During a recent satellite conference training broadcast on rapid distribution of the federal Strategic National Stockpile (SNS) of antibiotics and other critical medicines the real and terrifying reality of anthrax as a bioweapon was discussed.
“Recent threat analyses have made it clear that many of us have been underestimating the size of the threat associated with outdoor release of spores of Bacillus anthracis — the organism that causes anthrax,” said William Raub, PhD, principal deputy assistant secretary of public health emergency preparedness at the U.S. Department of Health and Human Services (HHS). “We now realize that using only conventional microbiological techniques and commercially available spraying equipment, terrorists could distribute Bacillus anthracis spores over an area of several square miles. If those several square miles correspond to a densely populated area, we would have a public health crisis unlike any we ever have faced.”
History of anthrax as a bioterror agent
The history of anthrax as a bioterror agent is recent, dating back to 1917 during the first world war. A rather bizarre story of a Finnish independence activist Baron Otto Karl von Rosen, who was apprehended by Norwegian police in 1917 with 19 sugar cubes, each with an embedded glass capillary tube supposedly filled with anthrax. The plan was to infect reindeer and horses used to haul British arms through Norway. The sugar cubes would be fed to the animals, whose teeth would break the glass tubes inside, thereby lacerating their gums and allowing gastrointestinal anthrax to ensue.
Beginning in the 1940s the United States maintained an offensive biological warfare program that performed numerous studies on anthrax weaponization and defense that remain the basis of much of our understanding of bioterrorism today. The offensive program at Fort Detrick, Maryland, was disestablished by President Nixon in 1969 and replaced by the US Army Medical Research Institute of Infectious Diseases, which has been on the forefront of biodefense for more than 40 years.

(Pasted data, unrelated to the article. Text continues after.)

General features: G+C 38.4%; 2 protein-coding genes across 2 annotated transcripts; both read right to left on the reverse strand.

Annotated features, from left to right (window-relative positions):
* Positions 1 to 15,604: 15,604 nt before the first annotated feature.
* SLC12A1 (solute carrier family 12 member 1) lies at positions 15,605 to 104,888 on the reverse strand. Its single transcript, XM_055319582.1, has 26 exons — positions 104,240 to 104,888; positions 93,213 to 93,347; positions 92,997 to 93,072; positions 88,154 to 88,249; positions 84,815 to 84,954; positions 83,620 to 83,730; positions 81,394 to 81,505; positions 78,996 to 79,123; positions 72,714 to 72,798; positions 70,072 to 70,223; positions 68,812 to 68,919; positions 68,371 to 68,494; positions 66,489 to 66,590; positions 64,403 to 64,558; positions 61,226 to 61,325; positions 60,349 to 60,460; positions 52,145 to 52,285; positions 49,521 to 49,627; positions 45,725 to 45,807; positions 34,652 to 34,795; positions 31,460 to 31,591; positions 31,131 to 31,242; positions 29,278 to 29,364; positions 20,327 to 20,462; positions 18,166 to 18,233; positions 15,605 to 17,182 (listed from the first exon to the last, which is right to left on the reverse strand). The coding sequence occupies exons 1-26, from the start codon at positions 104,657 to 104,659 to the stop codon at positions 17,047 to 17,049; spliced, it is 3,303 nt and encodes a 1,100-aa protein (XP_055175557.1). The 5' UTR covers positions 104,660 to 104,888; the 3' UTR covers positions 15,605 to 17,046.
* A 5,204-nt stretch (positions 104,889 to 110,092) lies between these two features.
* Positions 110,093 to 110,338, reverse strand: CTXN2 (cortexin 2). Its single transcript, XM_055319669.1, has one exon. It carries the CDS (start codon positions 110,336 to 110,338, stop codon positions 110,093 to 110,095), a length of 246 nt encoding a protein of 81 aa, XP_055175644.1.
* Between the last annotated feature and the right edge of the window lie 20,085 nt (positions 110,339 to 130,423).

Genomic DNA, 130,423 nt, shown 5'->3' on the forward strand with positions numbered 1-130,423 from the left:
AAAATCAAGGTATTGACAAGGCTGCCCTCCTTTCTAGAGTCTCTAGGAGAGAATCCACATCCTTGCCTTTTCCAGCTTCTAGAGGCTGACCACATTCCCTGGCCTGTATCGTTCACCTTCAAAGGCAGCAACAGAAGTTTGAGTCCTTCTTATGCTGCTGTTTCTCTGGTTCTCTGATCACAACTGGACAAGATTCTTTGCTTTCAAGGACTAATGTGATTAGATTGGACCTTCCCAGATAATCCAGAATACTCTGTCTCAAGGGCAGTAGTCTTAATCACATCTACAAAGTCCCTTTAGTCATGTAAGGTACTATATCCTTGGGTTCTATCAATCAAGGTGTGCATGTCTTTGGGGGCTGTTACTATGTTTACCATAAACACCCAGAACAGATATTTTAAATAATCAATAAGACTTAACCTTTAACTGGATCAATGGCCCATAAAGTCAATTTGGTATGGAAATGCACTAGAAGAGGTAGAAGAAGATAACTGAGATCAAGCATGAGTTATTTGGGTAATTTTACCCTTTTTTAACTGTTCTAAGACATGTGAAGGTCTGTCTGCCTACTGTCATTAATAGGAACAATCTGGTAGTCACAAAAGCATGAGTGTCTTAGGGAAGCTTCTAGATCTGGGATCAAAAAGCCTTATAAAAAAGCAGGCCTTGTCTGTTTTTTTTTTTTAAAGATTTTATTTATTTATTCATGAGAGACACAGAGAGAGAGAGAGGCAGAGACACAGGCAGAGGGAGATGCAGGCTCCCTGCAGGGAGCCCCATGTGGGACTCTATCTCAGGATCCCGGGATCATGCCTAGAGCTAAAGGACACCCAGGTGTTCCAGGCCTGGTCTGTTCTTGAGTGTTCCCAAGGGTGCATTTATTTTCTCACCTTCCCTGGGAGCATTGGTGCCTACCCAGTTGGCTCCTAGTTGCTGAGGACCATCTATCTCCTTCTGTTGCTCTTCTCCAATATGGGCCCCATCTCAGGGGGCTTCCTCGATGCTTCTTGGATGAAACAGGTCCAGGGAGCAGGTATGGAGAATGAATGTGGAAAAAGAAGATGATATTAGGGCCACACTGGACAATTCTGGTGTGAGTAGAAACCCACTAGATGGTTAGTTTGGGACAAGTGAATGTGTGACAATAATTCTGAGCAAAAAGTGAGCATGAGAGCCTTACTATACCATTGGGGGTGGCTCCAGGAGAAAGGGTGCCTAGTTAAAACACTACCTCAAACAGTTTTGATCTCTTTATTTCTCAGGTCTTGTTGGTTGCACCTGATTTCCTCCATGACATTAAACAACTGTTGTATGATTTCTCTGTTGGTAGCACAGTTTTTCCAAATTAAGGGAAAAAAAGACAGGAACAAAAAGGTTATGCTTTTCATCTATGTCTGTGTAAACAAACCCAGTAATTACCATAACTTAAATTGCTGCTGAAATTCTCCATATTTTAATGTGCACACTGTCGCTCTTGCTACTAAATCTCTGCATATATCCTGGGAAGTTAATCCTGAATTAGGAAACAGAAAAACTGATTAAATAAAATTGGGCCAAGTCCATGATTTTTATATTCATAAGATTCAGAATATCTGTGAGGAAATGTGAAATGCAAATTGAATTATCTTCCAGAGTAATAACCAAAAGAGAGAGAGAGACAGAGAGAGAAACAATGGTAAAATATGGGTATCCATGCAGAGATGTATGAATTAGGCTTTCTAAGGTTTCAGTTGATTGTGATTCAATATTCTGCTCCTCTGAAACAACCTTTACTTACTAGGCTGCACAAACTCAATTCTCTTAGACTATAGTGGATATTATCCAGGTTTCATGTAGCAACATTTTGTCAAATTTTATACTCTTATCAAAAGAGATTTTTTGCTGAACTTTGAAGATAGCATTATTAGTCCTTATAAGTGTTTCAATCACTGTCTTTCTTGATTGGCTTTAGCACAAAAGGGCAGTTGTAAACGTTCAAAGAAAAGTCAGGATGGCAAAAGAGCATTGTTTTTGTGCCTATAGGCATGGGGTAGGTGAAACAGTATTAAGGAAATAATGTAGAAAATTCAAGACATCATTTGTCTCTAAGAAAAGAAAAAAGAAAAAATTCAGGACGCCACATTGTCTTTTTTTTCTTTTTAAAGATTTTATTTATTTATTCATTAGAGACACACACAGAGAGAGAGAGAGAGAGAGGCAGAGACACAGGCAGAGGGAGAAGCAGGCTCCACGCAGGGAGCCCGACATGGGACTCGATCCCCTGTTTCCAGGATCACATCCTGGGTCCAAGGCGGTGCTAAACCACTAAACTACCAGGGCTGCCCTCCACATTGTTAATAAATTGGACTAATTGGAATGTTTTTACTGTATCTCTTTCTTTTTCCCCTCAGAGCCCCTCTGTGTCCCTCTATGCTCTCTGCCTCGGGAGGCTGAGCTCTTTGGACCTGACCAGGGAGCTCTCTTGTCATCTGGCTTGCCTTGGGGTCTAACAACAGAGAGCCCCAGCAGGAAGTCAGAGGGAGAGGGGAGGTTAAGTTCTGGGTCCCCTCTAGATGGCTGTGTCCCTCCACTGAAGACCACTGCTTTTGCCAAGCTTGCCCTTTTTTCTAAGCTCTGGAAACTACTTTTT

The post 911 attack in which envelopes distributed to government officials and caused the deaths of five people outlines how easy and available anthrax is to obtain and use for a mass casualty event.
What is anthrax and how is it spread
NOTE: ANTHRAX IS NOT CONTAGIOUS- IT CANNOT BE TRANSMITTED FROM HUMAN TO HUMAN.
Anthrax is a serious infectious disease caused by gram-positive, rod-shaped bacteria known as Bacillus anthracis. It occurs naturally in soil and commonly affects domestic and wild animals around the world. Anthrax spores live in soil, and when they enter the body, they become activated. Anthrax is rare in the United States, however there are periodic outbreaks.
There are three types of anthrax disease
- Cutaneous anthrax
When anthrax spores get into the skin, usually through a cut or scrape, a person can develop cutaneous anthrax, this is the most common form of anthrax. It usually takes about 7 days to develop symptoms. Cutaneous anthrax is most common on the head, neck, forearms, and hands. It affects the skin and tissue around the site of infection. This form of anthrax has a 20 percent fatality rate if not treated.
- Inhalation anthrax
This form of anthrax is the deadliest (and most likely to be used in a bioterror event). Inhalation anthrax starts primarily in the lymph nodes in the chest before spreading throughout the rest of the body, ultimately causing severe breathing problems and shock. Symptoms present usually within a week after exposure; however, it can take up to two months for illness to develop. With aggressive treatment 55 percent survive.
- Gastrointestinal anthrax
Anthrax spores can be found in uncooked and raw meat, however in the case of bioterror the powder simply needs to be on anything ingested, as in a bioterror event.